Mineral Systems and Thermodynamic Stability of Arsenic Minerals in the Environment

  • Marina V. CharykovaEmail author
  • Vladimir G. Krivovichev
Conference paper
Part of the Lecture Notes in Earth System Sciences book series (LNESS)


Arsenic is widely distributed in the environment. The paper presents systematized data published about the thermodynamics of some relatively common arsenic oxysalts, which are formed in the weathering zone of the arsenide and sulfide ores, and determines approaches to quantitative physicochemical modeling of their formation conditions. The interpretations are summarized on the Eh–pH diagrams, synthesized from equilibrium calculations, and reported geologic occurrences. The most recent thermodynamic data available were used for the construction of diagrams from reactions which are balanced equations of Eh–pH relationships among species which are thermodynamically stable within the ranges of oxidation potential and pH considered for each reaction. The Eh–pH diagrams of systems, containing As and Fe, Cu, Pb, Co, Ni, Ca, were calculated and constructed using the Geochemist’s Workbench (GMB 9.0) software package. Eh–pH stability relationships have been determined for some widespread arsenic oxysalts (scorodite, mimetite, erythrite, olivenite, annabergite, beudantite, conichalcite, adamite, duftite) and in order to interpret conditions of formation of these minerals and to compare their geologic stabilities of ore deposits. The understanding of mechanisms of arsenic behavior in the near-surface conditions is one of actual problems of modern mineralogy and geochemistry and it is very important for the solving of some environmental problems.


Arsenates Environmental mineralogy and geochemistry Physicochemical modeling Eh–pH diagrams 


  1. Alpers CN, Jambor JL, Nordstrom DK (eds) (2000) Sulfate minerals: crystallography, geochemistry, and environmental significance. Rev Miner Geochem 40:1–602Google Scholar
  2. Amend JP, Saltikov C, Lu GS, Hernandez J (2014) Microbial arsenic metabolism and reaction energetics. Rev Miner Geochem 79:391–433Google Scholar
  3. Bethke CM, Yeakel S (2011) The geochemist’s workbench, release 9.0, GWB essentials guide. Aqueous Solutions, LLC, University of Illinois, ChampaignGoogle Scholar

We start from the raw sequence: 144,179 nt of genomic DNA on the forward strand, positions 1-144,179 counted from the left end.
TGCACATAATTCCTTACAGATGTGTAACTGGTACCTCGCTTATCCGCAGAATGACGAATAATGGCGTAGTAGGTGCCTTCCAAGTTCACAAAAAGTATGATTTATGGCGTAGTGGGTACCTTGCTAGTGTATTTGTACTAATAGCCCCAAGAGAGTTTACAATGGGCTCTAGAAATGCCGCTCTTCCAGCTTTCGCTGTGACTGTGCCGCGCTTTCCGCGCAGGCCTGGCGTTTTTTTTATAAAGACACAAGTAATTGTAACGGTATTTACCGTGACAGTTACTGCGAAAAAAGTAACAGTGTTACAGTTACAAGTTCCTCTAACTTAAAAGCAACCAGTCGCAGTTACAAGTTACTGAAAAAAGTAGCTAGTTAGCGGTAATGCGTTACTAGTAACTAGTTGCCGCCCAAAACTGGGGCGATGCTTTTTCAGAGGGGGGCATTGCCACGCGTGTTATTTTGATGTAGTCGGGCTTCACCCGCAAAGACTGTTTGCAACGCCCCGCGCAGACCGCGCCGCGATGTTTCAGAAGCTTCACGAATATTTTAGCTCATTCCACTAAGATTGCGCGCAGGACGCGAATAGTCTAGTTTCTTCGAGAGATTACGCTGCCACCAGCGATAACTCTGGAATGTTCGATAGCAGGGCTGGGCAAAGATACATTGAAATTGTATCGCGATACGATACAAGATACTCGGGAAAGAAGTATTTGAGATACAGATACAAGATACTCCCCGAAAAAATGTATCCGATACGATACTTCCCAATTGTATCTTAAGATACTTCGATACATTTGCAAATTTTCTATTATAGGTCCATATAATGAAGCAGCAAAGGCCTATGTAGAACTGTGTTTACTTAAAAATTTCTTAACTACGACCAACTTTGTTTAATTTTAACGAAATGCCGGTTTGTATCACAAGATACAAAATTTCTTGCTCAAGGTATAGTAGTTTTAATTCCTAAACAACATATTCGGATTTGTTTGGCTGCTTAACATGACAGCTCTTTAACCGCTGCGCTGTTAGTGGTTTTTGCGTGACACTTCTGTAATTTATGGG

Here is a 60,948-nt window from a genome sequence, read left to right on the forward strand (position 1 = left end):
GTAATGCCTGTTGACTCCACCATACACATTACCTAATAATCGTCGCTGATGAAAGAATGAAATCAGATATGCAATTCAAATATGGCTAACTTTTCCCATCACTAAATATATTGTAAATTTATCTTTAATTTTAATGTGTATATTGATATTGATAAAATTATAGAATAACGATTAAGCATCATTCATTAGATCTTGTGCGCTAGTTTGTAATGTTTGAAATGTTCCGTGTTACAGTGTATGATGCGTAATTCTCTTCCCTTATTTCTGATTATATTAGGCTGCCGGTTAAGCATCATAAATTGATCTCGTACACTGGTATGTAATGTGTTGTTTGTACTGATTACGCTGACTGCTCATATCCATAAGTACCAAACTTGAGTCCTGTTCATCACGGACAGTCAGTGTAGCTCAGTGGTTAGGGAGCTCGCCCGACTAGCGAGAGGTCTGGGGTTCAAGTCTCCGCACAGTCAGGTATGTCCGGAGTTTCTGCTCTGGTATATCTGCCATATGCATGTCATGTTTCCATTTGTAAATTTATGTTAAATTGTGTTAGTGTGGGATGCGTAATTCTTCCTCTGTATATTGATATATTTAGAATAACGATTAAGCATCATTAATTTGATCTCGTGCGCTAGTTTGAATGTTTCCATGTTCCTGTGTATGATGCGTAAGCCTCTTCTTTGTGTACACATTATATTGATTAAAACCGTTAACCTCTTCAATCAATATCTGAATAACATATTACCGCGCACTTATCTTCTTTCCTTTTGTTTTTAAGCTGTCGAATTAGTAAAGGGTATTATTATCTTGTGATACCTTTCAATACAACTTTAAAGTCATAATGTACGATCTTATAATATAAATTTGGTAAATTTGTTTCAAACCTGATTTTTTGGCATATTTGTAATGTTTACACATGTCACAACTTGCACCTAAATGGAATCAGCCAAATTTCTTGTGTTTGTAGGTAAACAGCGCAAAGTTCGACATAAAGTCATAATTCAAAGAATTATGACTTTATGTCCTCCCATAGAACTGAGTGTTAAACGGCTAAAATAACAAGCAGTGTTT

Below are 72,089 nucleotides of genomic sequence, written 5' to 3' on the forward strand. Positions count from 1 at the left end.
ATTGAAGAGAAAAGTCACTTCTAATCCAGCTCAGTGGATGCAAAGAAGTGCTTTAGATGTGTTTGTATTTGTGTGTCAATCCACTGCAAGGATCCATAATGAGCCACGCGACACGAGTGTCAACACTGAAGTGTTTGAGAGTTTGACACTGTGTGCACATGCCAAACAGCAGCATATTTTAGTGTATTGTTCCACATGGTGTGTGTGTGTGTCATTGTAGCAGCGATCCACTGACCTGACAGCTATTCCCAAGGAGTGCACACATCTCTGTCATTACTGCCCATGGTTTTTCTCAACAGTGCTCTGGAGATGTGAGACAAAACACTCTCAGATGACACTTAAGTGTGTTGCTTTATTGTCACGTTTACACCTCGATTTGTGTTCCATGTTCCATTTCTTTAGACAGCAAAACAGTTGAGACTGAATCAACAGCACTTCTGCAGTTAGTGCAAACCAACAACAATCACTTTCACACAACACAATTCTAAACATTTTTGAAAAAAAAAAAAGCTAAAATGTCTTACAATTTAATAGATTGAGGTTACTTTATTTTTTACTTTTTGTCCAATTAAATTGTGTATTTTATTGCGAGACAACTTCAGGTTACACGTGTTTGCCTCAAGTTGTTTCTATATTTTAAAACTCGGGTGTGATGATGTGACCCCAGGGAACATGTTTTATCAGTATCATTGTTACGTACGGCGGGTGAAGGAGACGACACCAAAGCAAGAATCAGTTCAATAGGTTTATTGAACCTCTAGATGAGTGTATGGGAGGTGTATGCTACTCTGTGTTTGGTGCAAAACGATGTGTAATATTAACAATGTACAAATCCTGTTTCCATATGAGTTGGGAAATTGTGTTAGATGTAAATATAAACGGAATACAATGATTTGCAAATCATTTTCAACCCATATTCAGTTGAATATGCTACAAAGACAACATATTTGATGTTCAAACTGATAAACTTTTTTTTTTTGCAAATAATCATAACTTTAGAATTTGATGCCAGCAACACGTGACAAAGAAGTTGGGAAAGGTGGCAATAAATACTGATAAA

4. Bigham JM, Schwertmann U, Traina SJ, Winland RL, Wolf M (1996) Schwertmannite and the chemical modeling of iron in acid sulfate waters. Geochim Cosmochim Acta 60:2111–2121Google Scholar
  5. Bluteau M-C, Demopoulos GP (2007) The incongruent dissolution of scorodite: solubility, kinetics and mechanism. Hydrometall 87:163–177Google Scholar
  6. Bowell RJ, Craw D (2014) The management of arsenic in the mining industry. Rev Miner Geochem 79:507–532Google Scholar
  7. Bowell RJ, Alpers CN, Jamieson HE, Nordstrom DK, Majzlan J (2014) The environmental geochemistry of arsenic: an overview. Rev Mineral Geochem 79:1–16Google Scholar
  8. Bruneel O, Personné J-C, Casiot C, Leblanc M, Elbaz-Poulichet F, Mahler BJ, Le Flèche A, Grimont PAD (2003) Mediation of arsenic oxidation by Thiomonas sp. in acid-mine drainage (Carnoulès, France). J Appl Microbiol 95:492–499Google Scholar
  9. Charykova MV, Krivovichev VG, Depmeir W (2009) Thermodynamics of arsenates, selenites, and sulfates in the oxidation zone of sulfide ores: I. Thermodynamic constants at ambient conditions. Zapiski RMO (Proc Russ Miner Soc) 137(6):105–117(in Russian) [(2010) Geol Ore Dep 52:689–700 (Engl. Transl)]Google Scholar
  10. Charykova MV, Krivovichev VG, Yakovenko OS, Depmeier W (2011) Thermodynamics of arsenates, selenites, and sulfates in the oxidation zone of sulfide ores: III. Eh–pH diagrams for the Me–As–H2O systems (Me = Co, Ni, Fe, Cu, Zn, Pb) at 25 °C. Zapiski RMO (Proc Russ Miner Soc) 139(3):1–14 (in Russian) [(2011) Geol Ore Dep 53:501–513 (Engl. Transl)]Google Scholar
  11. Cherry JA, Shaikh AU, Tallman DE, Nicholson RV (1979) Arsenic species as an indicator of redox conditions in groundwater. J Hydrol 43:373–392Google Scholar
  12. Christy AG (2015) Anomalous mineralogical diversity in the periodic table, and its causes. Mineral Mag 79:33–49Google Scholar
  13. Cornell RM, Schwertmann U (2003) The iron oxides: structure, properties, reactions, occurrences and uses, 2nd edn. Wiley, KGaA Weinheim GermanyGoogle Scholar
  14. Craw D, Falconer D, Yongson JH (2003) Environmental arsenopyrite stability and dissolution: theory, experiment, and field observations. Chem Geol 179:71–82Google Scholar
  15. Dove PM, Rimstidt JD (1985) The solubility and stability of scorodite, FeAsO4·2H2O. Am Miner 70:838–844Google Scholar
  16. Grzyb KR (1995) NOAEM (natural organic anion equilibrium model): a data analysis algorithm for estimating functional properties of dissolved organic matter in aqueous environments: part I. Ionic component speciation and metal association. Org Geochem 23:379–390Google Scholar
  17. Hålenius U, Hatert F, Pasero M, Mills SJ (2018) New minerals and nomenclature modifications approved in 2018. Newsletter 32. Miner Mag 82:1225–1232Google Scholar
  18. Hawthorne FC (2002) The use of end-member charge-arrangements in defining new mineral species and heterovalent substitutions in complex minerals. Can Miner 40:699–710Google Scholar
  19. Hatert F, Burke EAJ (2008) The IMA-CNMNC dominant-constituent rule revised and extended. Can Miner 46:717–728Google Scholar